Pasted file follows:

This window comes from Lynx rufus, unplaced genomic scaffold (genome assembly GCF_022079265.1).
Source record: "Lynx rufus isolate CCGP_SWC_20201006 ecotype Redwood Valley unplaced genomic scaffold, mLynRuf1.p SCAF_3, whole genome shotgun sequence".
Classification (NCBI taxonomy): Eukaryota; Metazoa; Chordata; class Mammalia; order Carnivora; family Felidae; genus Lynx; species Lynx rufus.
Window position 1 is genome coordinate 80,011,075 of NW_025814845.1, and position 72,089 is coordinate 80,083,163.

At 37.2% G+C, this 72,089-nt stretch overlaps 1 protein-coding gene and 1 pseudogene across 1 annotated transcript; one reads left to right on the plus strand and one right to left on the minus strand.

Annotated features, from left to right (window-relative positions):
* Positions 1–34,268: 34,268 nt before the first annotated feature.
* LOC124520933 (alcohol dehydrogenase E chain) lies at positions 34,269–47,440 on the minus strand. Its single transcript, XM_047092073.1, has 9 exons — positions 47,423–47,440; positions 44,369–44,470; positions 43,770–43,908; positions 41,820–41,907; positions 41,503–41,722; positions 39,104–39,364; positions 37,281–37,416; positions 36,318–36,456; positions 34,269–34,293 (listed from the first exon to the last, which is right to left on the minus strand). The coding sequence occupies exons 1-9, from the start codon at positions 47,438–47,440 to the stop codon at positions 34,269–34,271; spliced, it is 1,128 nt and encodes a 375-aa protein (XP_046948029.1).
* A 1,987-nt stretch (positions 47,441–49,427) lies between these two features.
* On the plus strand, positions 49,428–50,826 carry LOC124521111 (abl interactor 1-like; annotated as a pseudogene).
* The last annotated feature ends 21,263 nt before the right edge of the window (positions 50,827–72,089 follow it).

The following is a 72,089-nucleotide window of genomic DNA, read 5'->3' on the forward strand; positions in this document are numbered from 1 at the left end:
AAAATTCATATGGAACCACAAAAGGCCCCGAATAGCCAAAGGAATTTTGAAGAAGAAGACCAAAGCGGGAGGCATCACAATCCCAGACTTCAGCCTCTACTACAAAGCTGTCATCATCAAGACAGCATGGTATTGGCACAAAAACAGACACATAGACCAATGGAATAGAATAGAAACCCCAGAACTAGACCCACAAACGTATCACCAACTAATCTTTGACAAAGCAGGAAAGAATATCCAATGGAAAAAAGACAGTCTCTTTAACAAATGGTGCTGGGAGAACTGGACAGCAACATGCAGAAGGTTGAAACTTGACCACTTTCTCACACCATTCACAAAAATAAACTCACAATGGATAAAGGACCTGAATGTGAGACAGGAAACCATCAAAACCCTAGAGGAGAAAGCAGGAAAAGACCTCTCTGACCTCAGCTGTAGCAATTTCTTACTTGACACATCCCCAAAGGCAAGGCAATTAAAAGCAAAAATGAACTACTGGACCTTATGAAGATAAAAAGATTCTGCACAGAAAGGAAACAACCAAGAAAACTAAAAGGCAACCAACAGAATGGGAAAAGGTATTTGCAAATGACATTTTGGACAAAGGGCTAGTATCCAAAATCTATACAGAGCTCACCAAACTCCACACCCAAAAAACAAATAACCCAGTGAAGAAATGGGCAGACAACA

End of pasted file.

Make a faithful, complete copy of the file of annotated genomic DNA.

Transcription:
This window comes from Lynx rufus, unplaced genomic scaffold (genome assembly GCF_022079265.1).
Source record: "Lynx rufus isolate CCGP_SWC_20201006 ecotype Redwood Valley unplaced genomic scaffold, mLynRuf1.p SCAF_3, whole genome shotgun sequence".
Classification (NCBI taxonomy): Eukaryota; Metazoa; Chordata; class Mammalia; order Carnivora; family Felidae; genus Lynx; species Lynx rufus.
Window position 1 is genome coordinate 80,011,075 of NW_025814845.1, and position 72,089 is coordinate 80,083,163.

At 37.2% G+C, this 72,089-nt stretch overlaps 1 protein-coding gene and 1 pseudogene across 1 annotated transcript; one reads left to right on the plus strand and one right to left on the minus strand.

Annotated features, from left to right (window-relative positions):
* Positions 1–34,268: 34,268 nt before the first annotated feature.
* LOC124520933 (alcohol dehydrogenase E chain) lies at positions 34,269–47,440 on the minus strand. Its single transcript, XM_047092073.1, has 9 exons — positions 47,423–47,440; positions 44,369–44,470; positions 43,770–43,908; positions 41,820–41,907; positions 41,503–41,722; positions 39,104–39,364; positions 37,281–37,416; positions 36,318–36,456; positions 34,269–34,293 (listed from the first exon to the last, which is right to left on the minus strand). The coding sequence occupies exons 1-9, from the start codon at positions 47,438–47,440 to the stop codon at positions 34,269–34,271; spliced, it is 1,128 nt and encodes a 375-aa protein (XP_046948029.1).
* A 1,987-nt stretch (positions 47,441–49,427) lies between these two features.
* On the plus strand, positions 49,428–50,826 carry LOC124521111 (abl interactor 1-like; annotated as a pseudogene).
* The last annotated feature ends 21,263 nt before the right edge of the window (positions 50,827–72,089 follow it).

The following is a 72,089-nucleotide window of genomic DNA, read 5'->3' on the forward strand; positions in this document are numbered from 1 at the left end:
AAAATTCATATGGAACCACAAAAGGCCCCGAATAGCCAAAGGAATTTTGAAGAAGAAGACCAAAGCGGGAGGCATCACAATCCCAGACTTCAGCCTCTACTACAAAGCTGTCATCATCAAGACAGCATGGTATTGGCACAAAAACAGACACATAGACCAATGGAATAGAATAGAAACCCCAGAACTAGACCCACAAACGTATCACCAACTAATCTTTGACAAAGCAGGAAAGAATATCCAATGGAAAAAAGACAGTCTCTTTAACAAATGGTGCTGGGAGAACTGGACAGCAACATGCAGAAGGTTGAAACTTGACCACTTTCTCACACCATTCACAAAAATAAACTCACAATGGATAAAGGACCTGAATGTGAGACAGGAAACCATCAAAACCCTAGAGGAGAAAGCAGGAAAAGACCTCTCTGACCTCAGCTGTAGCAATTTCTTACTTGACACATCCCCAAAGGCAAGGCAATTAAAAGCAAAAATGAACTACTGGACCTTATGAAGATAAAAAGATTCTGCACAGAAAGGAAACAACCAAGAAAACTAAAAGGCAACCAACAGAATGGGAAAAGGTATTTGCAAATGACATTTTGGACAAAGGGCTAGTATCCAAAATCTATACAGAGCTCACCAAACTCCACACCCAAAAAACAAATAACCCAGTGAAGAAATGGGCAGACAACA